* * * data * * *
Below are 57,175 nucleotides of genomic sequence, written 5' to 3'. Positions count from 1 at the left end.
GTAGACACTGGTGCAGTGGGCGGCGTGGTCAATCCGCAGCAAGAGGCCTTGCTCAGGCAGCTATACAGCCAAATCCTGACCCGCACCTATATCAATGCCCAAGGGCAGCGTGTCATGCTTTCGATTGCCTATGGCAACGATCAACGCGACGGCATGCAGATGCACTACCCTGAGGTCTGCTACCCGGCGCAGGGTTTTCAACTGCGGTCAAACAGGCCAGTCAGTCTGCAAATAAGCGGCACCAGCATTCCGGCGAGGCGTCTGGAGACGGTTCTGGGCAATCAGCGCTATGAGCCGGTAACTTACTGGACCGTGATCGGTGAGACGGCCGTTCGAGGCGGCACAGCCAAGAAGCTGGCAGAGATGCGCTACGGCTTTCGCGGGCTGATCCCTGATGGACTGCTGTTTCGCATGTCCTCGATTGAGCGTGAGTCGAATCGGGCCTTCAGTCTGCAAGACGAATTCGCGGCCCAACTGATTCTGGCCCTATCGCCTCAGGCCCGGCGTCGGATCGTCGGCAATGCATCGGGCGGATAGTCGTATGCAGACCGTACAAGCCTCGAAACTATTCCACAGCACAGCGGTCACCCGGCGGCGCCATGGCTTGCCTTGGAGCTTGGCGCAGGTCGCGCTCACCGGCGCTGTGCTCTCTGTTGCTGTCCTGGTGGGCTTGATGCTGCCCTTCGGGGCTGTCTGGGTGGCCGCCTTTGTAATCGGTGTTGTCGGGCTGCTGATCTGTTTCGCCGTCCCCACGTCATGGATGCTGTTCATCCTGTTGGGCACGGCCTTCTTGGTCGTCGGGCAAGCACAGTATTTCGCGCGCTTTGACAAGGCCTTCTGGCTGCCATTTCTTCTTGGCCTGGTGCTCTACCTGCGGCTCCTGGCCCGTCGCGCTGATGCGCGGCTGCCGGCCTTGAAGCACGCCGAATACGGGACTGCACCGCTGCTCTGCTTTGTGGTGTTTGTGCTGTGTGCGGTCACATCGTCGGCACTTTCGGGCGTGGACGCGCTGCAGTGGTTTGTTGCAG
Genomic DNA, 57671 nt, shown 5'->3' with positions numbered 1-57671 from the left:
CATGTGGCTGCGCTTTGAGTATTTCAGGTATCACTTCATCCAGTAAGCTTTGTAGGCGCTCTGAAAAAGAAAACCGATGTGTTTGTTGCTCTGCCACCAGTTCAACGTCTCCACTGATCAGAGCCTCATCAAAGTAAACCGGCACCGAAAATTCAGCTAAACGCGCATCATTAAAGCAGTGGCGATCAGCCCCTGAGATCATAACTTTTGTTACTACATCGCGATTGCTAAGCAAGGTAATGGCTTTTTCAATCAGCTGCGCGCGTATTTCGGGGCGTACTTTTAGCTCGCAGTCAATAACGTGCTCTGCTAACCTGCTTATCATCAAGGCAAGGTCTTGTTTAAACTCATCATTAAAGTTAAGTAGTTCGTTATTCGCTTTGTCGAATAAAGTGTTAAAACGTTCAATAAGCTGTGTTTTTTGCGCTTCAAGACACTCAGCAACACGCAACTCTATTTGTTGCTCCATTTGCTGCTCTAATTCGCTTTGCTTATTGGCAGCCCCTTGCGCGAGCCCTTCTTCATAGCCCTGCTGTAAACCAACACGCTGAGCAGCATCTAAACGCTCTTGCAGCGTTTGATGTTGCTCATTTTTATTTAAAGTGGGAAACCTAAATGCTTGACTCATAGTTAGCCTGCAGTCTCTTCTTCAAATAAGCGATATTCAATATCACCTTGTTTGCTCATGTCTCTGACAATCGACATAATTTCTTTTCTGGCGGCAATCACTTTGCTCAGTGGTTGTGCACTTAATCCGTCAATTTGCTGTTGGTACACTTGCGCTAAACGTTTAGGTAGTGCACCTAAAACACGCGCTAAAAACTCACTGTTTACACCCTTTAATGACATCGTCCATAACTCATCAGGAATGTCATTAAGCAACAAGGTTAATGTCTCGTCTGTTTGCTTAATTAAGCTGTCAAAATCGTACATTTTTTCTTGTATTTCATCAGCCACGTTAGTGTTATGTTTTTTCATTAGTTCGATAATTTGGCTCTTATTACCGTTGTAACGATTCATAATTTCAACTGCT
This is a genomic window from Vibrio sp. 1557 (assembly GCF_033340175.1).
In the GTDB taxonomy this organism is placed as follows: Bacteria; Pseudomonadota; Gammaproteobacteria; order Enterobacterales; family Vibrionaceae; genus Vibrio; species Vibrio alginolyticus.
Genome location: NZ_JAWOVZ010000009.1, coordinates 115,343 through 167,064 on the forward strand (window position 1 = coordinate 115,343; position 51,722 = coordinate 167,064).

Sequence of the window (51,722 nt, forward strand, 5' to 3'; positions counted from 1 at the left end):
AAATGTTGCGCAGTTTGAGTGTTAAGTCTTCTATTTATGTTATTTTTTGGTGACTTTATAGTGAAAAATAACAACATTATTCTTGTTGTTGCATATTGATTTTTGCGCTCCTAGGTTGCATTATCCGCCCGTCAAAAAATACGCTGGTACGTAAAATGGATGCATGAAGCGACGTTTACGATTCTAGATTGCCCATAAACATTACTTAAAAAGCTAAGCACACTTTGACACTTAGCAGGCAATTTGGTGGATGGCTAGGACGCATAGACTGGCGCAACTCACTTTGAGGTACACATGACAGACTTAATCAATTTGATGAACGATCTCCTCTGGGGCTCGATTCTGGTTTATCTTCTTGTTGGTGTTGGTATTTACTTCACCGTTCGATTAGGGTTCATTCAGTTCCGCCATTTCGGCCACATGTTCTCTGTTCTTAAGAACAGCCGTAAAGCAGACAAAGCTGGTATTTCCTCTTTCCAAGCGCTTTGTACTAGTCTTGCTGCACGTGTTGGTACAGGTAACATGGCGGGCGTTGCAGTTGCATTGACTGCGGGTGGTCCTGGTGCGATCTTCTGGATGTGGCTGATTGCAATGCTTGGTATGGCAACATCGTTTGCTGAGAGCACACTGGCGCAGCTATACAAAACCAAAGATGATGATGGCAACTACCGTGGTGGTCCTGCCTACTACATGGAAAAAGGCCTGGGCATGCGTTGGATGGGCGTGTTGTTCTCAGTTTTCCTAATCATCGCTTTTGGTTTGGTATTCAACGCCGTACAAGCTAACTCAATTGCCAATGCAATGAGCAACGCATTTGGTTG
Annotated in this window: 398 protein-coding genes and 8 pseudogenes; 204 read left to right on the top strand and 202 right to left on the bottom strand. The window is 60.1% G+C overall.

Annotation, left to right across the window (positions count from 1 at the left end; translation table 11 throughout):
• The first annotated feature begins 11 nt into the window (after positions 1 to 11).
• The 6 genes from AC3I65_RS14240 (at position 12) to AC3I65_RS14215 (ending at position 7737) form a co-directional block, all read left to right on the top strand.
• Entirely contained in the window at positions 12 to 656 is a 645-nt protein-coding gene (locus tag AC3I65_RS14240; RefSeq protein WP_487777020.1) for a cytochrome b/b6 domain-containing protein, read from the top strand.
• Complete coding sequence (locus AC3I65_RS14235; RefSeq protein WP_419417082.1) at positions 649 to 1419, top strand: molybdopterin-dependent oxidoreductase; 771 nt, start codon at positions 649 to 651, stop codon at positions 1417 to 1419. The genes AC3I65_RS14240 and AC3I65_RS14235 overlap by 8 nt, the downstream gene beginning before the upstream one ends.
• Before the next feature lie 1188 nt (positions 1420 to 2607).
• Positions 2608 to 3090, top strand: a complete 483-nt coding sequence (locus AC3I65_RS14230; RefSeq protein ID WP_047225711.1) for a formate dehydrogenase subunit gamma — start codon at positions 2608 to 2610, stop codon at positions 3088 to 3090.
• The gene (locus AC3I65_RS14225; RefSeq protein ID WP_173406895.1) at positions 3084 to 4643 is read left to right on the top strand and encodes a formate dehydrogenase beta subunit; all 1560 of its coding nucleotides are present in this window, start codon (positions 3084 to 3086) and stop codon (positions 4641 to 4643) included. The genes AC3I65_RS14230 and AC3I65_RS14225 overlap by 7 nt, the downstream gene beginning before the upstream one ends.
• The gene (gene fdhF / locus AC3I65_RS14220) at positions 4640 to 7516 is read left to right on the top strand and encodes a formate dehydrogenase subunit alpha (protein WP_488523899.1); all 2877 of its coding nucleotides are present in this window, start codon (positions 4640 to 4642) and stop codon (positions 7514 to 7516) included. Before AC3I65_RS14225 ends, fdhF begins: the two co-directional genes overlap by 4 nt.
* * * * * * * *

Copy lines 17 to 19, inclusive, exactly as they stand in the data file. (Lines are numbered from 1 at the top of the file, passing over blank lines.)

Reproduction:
• Positions 2608 to 3090, top strand: a complete 483-nt coding sequence (locus AC3I65_RS14230; RefSeq protein ID WP_047225711.1) for a formate dehydrogenase subunit gamma — start codon at positions 2608 to 2610, stop codon at positions 3088 to 3090.
• The gene (locus AC3I65_RS14225; RefSeq protein ID WP_173406895.1) at positions 3084 to 4643 is read left to right on the top strand and encodes a formate dehydrogenase beta subunit; all 1560 of its coding nucleotides are present in this window, start codon (positions 3084 to 3086) and stop codon (positions 4641 to 4643) included. The genes AC3I65_RS14230 and AC3I65_RS14225 overlap by 7 nt, the downstream gene beginning before the upstream one ends.
• The gene (gene fdhF / locus AC3I65_RS14220) at positions 4640 to 7516 is read left to right on the top strand and encodes a formate dehydrogenase subunit alpha (protein WP_488523899.1); all 2877 of its coding nucleotides are present in this window, start codon (positions 4640 to 4642) and stop codon (positions 7514 to 7516) included. Before AC3I65_RS14225 ends, fdhF begins: the two co-directional genes overlap by 4 nt.